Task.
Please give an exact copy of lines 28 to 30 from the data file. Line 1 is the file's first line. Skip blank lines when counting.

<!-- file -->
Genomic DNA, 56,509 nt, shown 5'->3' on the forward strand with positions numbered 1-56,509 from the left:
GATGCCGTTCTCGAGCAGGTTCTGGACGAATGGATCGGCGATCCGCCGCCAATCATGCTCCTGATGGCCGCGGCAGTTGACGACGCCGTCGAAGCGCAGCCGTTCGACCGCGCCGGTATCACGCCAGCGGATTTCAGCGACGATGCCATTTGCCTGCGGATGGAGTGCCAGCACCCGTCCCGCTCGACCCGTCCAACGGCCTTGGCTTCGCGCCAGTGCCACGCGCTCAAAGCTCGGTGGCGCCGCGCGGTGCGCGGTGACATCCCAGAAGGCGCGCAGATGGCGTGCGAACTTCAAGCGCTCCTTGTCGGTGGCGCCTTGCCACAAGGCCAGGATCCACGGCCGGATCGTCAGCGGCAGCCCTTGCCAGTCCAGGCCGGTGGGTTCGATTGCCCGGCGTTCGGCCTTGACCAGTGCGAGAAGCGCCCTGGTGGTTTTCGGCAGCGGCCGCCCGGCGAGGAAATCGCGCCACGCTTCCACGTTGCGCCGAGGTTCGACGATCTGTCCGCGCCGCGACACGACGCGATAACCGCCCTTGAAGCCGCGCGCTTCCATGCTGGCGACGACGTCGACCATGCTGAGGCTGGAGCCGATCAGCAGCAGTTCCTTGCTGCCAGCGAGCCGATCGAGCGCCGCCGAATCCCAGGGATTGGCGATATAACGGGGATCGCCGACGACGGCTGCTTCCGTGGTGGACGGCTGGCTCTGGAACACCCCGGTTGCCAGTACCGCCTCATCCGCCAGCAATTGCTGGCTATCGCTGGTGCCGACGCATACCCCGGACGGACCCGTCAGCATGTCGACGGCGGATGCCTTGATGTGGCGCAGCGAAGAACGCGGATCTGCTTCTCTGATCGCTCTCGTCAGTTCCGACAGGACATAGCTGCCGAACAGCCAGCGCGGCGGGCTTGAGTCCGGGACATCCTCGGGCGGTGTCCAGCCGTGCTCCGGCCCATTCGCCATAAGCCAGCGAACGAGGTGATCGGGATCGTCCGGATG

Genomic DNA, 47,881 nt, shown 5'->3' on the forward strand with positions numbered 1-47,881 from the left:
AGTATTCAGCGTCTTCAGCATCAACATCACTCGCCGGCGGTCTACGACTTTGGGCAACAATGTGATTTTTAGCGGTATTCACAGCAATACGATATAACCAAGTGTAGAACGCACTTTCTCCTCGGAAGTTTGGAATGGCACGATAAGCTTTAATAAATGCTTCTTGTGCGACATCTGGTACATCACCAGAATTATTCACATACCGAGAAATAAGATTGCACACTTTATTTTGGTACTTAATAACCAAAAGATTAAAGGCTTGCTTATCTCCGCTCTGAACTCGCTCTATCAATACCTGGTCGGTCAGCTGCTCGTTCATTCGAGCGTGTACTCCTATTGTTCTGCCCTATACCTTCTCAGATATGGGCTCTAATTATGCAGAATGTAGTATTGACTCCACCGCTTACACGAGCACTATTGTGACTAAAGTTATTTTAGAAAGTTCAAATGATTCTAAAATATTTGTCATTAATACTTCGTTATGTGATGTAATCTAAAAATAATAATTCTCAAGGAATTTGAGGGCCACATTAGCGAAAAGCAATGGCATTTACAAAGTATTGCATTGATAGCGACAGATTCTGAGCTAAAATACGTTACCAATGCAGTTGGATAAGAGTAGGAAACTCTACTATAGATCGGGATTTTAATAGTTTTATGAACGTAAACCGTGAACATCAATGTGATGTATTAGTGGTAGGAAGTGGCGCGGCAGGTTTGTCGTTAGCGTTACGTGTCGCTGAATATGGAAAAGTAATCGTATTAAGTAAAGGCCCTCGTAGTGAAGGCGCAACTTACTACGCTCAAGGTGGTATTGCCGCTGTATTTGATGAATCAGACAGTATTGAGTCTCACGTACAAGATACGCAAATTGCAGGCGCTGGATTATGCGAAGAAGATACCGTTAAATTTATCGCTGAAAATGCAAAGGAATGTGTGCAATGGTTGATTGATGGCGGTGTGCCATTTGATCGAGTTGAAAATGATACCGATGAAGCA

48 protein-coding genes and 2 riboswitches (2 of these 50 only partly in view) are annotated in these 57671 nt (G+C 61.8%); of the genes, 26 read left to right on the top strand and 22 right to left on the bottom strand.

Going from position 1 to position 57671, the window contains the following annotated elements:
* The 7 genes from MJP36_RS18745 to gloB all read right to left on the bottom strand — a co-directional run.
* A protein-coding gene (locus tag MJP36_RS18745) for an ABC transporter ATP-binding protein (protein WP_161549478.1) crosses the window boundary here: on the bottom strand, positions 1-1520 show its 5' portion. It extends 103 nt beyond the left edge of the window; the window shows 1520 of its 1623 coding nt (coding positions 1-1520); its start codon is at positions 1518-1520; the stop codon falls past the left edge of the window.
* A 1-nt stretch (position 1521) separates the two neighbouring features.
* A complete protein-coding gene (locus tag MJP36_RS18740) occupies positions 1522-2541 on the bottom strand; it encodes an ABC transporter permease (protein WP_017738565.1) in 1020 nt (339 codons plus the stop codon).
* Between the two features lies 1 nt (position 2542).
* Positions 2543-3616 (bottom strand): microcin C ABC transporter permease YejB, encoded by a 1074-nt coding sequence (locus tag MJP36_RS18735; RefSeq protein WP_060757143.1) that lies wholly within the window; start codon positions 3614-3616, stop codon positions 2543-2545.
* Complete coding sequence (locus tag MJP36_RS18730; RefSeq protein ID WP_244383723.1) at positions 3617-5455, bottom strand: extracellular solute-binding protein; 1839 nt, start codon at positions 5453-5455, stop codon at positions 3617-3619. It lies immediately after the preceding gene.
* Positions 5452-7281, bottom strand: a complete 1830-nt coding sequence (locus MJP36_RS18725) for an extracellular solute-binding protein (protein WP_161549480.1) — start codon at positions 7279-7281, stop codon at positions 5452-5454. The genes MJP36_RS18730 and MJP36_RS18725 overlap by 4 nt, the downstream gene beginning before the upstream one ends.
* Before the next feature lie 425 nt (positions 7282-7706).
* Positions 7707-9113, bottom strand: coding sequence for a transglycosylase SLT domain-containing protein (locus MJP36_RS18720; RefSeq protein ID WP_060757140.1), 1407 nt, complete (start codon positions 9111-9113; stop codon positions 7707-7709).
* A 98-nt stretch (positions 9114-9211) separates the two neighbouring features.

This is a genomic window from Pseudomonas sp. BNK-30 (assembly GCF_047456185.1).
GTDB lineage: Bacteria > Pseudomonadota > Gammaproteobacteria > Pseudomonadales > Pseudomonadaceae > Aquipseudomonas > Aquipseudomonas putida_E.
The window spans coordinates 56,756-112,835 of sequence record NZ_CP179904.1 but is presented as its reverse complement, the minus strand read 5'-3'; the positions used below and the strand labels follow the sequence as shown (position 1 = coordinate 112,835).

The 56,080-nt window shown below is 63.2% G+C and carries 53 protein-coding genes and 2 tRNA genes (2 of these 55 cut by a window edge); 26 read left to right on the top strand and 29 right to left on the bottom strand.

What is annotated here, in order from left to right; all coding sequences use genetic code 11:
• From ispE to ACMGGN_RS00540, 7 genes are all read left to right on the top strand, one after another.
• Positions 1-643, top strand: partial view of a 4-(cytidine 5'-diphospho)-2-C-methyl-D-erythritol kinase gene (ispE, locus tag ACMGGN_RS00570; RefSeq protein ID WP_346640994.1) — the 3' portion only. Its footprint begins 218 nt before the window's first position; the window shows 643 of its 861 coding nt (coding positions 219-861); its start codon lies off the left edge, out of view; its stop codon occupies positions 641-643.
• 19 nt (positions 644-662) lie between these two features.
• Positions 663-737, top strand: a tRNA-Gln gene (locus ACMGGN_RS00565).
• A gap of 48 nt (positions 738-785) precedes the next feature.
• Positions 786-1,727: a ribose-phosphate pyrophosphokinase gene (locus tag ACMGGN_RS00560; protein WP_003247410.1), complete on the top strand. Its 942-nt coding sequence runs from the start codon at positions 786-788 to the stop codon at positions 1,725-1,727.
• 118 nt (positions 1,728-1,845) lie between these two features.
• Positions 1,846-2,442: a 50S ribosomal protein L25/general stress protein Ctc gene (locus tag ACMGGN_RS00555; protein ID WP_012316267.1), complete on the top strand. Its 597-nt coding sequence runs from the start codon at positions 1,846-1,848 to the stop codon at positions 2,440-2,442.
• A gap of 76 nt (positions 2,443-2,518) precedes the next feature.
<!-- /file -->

• Positions 786-1,727: a ribose-phosphate pyrophosphokinase gene (locus tag ACMGGN_RS00560; protein WP_003247410.1), complete on the top strand. Its 942-nt coding sequence runs from the start codon at positions 786-788 to the stop codon at positions 1,725-1,727.
• 118 nt (positions 1,728-1,845) lie between these two features.
• Positions 1,846-2,442: a 50S ribosomal protein L25/general stress protein Ctc gene (locus tag ACMGGN_RS00555; protein ID WP_012316267.1), complete on the top strand. Its 597-nt coding sequence runs from the start codon at positions 1,846-1,848 to the stop codon at positions 2,440-2,442.